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Alan Alda's Experiment: Helping Scientists Learn To Talk To The Rest Of Us

Alan Alda's father wanted him to become a doctor, but it wasn't meant to be. "I failed chemistry really disastrously ... " Alda says. "I really didn't want to be a doctor; I wanted to be a writer and an actor."

Which is exactly what happened, but Alda didn't leave science behind entirely. His new book, If I Understood You, Would I Have This Look on My Face?, is all about communication — and miscommunication — between scientists and civilians.

"People are dying because we can't communicate in ways that allow us to understand one another," he writes. "It sounds like an exaggeration, but I don't think it is. When patients can't relate to their doctors and don't follow their orders, when engineers can't convince a town that the dam could break, when a parent can't win the trust of a child to warn her off a lethal drug. They can all be headed for a serious ending."

Alda explains why empathy is crucial to successful science conversations, and describes his work at the Alan Alda Center For Communicating Science.

Interview Highlights

On the experience that inspired the book

I was at a dentist's office in the chair ready to have him start an operation on my gum. So he's got the scalpel ready to poke me in the face with it. He says, "Now, there will be some tethering." I said, "Pardon me?" He said, "Tethering, there will be tethering." I said, "What do you mean tethering." He said, "TETHERING! TETHERING!" He started barking at me. I was too impressed by his surgical gown to say, "Put the knife down and tell me what you mean by tethering."

I let him go ahead with the operation and it turned out that it changed my smile, because he cut the little tissue between the upper part of your gum and your upper lip. And I was making a movie a couple of weeks later, and the cameraman said, "What are you sneering about? I thought you were supposed to smile."

But it turned out that when I told the dentist that maybe it would be a better idea to tell people what was going on, firstly he said, "I told you there were two steps to the operation." And then he sent me a letter trying to maneuver me off of a lawsuit. And I had no interest in a lawsuit. I just wanted him to communicate better with his patients.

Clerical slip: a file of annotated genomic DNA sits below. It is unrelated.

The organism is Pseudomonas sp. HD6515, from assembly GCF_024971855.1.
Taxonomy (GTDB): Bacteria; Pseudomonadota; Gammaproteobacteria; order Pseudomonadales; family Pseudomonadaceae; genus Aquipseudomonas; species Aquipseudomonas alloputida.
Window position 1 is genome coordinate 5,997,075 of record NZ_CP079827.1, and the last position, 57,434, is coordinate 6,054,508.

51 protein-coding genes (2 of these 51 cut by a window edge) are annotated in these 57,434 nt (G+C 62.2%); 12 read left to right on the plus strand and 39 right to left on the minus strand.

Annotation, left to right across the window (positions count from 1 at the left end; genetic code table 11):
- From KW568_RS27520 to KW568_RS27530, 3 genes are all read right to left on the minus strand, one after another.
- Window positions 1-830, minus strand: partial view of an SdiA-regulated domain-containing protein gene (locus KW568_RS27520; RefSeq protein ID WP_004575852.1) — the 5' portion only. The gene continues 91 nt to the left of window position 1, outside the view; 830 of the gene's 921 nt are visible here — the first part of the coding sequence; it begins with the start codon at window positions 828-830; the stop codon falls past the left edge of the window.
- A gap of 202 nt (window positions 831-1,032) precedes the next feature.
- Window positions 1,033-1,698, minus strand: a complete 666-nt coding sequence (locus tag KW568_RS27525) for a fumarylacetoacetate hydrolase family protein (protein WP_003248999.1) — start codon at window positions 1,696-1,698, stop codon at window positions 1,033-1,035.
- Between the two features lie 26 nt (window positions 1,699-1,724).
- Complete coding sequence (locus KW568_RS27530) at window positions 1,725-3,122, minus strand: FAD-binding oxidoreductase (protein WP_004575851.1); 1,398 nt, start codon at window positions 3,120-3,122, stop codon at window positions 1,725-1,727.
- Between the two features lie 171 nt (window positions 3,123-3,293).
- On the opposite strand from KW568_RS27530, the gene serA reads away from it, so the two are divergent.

On his improvisational theater program to help scientists learn to communicate better

First of all, it's not to encourage them to be funny. ... It doesn't make them comedians, it doesn't make them actors. The reason for the improv exercises is to really get everybody accustomed to the idea that contact with the other person is essential, is a first step toward good communication. Because if you are thinking only about communication as having the perfect message regardless of how it lands on your audience, then you're likely just to be spraying information at them and not really saying something to them that sticks.

On how he began reading scientific studies

I followed the same path that humanity did, which was to start with superstition. I was interested in things like spiritualism and astrology, and one of the books I was reading was supposedly written by someone who had been dead for a couple hundred years but written recently through a medium. And I thought, if any of this is true, the physicist who lives across the street would probably know the answer. And I asked him about it and he said, "I don't know, doesn't sound familiar to me."

So I said, maybe the answer's in the Scientific American. And I started reading that, and I think one of the things that attracted me, engaged me right away, was that I saw there was a completely different way to think and to weigh things, which was on the basis of observation and evidence. And there's something deeply moving about it and entertaining at the same time. That's what I'm trying to get scientists to do — to share that excitement and passion that they have with those of us who don't do that for a living.

Science and the public have separated so much that many people in the public consider science just another opinion.

On why there's such hostility to science

I think it's at least partly a communication issue. Trust is really important, because ... we [don't] have the time in our ordinary lives to get up to speed on ... nanoscience or quantum mechanics. It's kind of important to have trust that we feel toward those people who have spent their lives doing that. Science and the public have separated so much that many people in the public consider science just another opinion.

On scientists' reluctance to speak in declaratives

I think many of us feel: "Wait a minute, you told me a year ago red wine was good for me. Now you're telling me it's not. ... What's going on here? Can't you make up your mind?" ... That's also a communication question. I think there are basic things about science that people should be helped to understand. For instance, any one study is not supposed to arrive at the truth for all time. It gets us a little closer to truth. Almost every research paper that I read says at the end: "More research is called for." I wish articles about science would include that more. This is not the final word.

On his invitation to non-scientists

It's a beautiful experience to learn what science is up to. It's just, just wonderful. So I recommend to anybody to open their mouths and let the hook catch them.

Radio producer Ian Stewart, radio editor Ed McNulty, web producer Beth Novey, and Shots editor Nancy Shute contributed to this report.

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Lulu Garcia-Navarro is the host of Weekend Edition Sunday and one of the hosts of NPR's morning news podcast Up First. She is infamous in the IT department of NPR for losing laptops to bullets, hurricanes, and bomb blasts.